The archeologist describes meat as “a crucial element in becoming human.”

You May Like

Video Miami Cubans Divided on New US Policy

While older, more conservative Cuban Americans have promoted anti-Castro political movement for years, younger generations say economically, it is time for change More

2014 Sees Dramatic Uptick in Boko Haram Abductions

Militants suspected in latest mass kidnapping of over 100 people in Gumsuri, Nigeria on Sunday More

Video Cuba Deal Is Major Victory for Pope

Role of Francis hailed throughout US, Latin America - though some Cuban-American Catholics have mixed feelings More

Featured Videos

Your JavaScript is turned off or you have an old version of Adobe's Flash Player. Get the latest Flash player.
Sudan School Becomes Target of Aerial Attacksi
X
December 19, 2014 12:45 AM
The school dropout rate is at an all-time high in Sudan's South Kordofan state because many schools have been destroyed during the three-year civil war between the government and SPLA-N rebel forces. Adam Bailes visited Sudan's Nuba Mountains' region and reports many children are simply too scared to go to school
Video

Video Sudan School Becomes Target of Aerial Attacks

The school dropout rate is at an all-time high in Sudan's South Kordofan state because many schools have been destroyed during the three-year civil war between the government and SPLA-N rebel forces. Adam Bailes visited Sudan's Nuba Mountains' region and reports many children are simply too scared to go to school
Video

Video VOA Reporter Tours Devastated Peshawar School

Islamist militants wearing military uniforms and strapped with explosives attacked a military run school Tuesday in the northwestern Pakistani city of Peshawar. At least 141 people were killed in the horrific attack, most of them young students. VOA reporter Ayaz Gul visited the devastated school and attended the funeral of the principal who courageously tried to save her students from the deadly attack.
Video

Video Nigerians Fleeing Boko Haram Languish in Camp Near Capital

In its five-year effort to impose Islamic law in northeastern Nigeria, the Boko Haram extremist group has killed thousands of people and forced hundreds of thousands to flee. Some of those who ran for their lives now live in squalor on the edges of the capital, Abuja. Chris Stein reports for VOA.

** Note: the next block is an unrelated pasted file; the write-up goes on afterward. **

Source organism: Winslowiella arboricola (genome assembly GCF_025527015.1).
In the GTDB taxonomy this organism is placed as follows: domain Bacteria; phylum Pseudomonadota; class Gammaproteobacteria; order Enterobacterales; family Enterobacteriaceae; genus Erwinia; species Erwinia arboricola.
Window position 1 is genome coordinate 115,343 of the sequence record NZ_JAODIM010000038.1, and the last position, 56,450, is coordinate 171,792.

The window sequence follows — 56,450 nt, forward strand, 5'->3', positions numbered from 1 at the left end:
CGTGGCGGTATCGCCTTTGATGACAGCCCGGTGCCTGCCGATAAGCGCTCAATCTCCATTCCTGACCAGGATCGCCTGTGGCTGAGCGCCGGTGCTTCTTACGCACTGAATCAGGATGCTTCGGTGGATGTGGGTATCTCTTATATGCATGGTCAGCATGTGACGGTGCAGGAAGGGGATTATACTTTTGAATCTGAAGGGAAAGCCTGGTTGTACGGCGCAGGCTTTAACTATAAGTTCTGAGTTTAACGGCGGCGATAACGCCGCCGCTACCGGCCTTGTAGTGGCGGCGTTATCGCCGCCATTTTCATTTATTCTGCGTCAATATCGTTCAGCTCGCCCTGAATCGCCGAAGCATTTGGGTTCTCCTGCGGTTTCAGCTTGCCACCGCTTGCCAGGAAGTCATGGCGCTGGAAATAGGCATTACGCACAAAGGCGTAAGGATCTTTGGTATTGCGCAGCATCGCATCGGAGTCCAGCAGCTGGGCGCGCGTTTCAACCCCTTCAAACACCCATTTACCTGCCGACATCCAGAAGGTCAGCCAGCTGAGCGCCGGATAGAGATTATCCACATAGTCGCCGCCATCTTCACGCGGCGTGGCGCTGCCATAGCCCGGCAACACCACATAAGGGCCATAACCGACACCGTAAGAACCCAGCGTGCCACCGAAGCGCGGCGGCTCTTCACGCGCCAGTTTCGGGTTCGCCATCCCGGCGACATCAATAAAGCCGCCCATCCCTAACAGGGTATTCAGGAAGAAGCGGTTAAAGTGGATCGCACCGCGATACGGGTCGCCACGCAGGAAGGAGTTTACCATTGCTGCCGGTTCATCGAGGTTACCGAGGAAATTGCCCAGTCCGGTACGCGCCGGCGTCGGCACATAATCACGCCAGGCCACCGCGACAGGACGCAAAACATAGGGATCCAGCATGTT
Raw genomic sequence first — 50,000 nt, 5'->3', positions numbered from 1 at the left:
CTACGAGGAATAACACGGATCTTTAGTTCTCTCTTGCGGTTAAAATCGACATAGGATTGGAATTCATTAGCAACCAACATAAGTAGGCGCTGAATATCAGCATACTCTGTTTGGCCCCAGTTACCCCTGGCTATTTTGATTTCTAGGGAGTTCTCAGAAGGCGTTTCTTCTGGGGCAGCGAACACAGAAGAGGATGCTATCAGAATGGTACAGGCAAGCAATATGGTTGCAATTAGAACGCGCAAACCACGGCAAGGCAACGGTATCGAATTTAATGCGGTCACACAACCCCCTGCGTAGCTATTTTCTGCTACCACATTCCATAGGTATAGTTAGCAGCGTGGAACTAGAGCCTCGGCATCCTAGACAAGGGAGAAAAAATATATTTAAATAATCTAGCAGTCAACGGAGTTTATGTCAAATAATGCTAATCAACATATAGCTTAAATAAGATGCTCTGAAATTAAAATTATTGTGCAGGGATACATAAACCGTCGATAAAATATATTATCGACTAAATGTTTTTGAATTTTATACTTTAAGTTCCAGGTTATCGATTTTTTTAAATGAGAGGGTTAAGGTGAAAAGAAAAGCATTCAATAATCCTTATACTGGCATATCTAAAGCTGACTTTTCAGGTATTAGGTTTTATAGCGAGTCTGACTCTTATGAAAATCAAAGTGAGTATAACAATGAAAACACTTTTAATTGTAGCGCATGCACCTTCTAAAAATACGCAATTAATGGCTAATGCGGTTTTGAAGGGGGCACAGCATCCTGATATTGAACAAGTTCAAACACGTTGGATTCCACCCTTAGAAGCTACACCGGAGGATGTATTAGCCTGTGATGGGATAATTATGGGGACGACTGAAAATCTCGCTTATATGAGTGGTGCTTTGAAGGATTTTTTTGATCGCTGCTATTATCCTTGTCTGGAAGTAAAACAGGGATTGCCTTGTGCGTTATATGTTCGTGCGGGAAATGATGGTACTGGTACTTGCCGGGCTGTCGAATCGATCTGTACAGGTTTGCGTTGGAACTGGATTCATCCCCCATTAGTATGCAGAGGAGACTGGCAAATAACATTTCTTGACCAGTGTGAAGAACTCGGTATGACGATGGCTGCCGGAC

Video

Video Putin Says Russian Economy Will Emerge Stronger

Russian President Vladimir Putin has said his country's sinking economy will not only recover but also become stronger, despite falling oil prices and Western sanctions over Ukraine. VOA's Daniel Schearf reports.
Video

Video Detained Turkish Journalists Follow Teachings of US-Based Preacher

The Turkish government’s jailing of critical journalists has sparked international condemnation and is being seen as an effort to undermine the followers of an ailing Turkish preacher based in the United States. VOA religion reporter Jerome Socolovsky has more.
Video

Video ‘Anti-Islamization’ Marches Increase Tensions In Germany

Anti-immigrant rallies in Germany have been building in recent weeks, peaking Monday night in the city of Dresden where tens of thousands of people turned out to demonstrate against what they call the ‘Islamization’ of the West. Germany has offered asylum to more Syrian refugees than any other country, and this appears to have set off the protests. Henry Ridgwell reports from London.
Video

Video Aceh Rebuilt Decade After Tsunami, But Scars Remain

On December 26, 2004 there was an earthquake in the Indian Ocean so powerful it caused the Earth’s axis to wobble a few centimeters. Onshore on the island of Sumatra, the resulting tsunami was devastating. A decade later, VOA Correspondent Steve Herman reports from Banda Aceh, Indonesia, where although there is little remaining evidence of the physical devastation, the psychological scars among survivors remain.
Video

Video Refugees Living in Kenya Long for Peace in the Home Countries

Kenya is host to numerous refugees seeking safe haven from conflict. Immigrants from Somalia face challenges in their new lives in Kenya. Ahead of International Migrants Day (December 18) Lenny Ruvaga has more for VOA News from the Kenyan capital.

All About America

AppleAndroid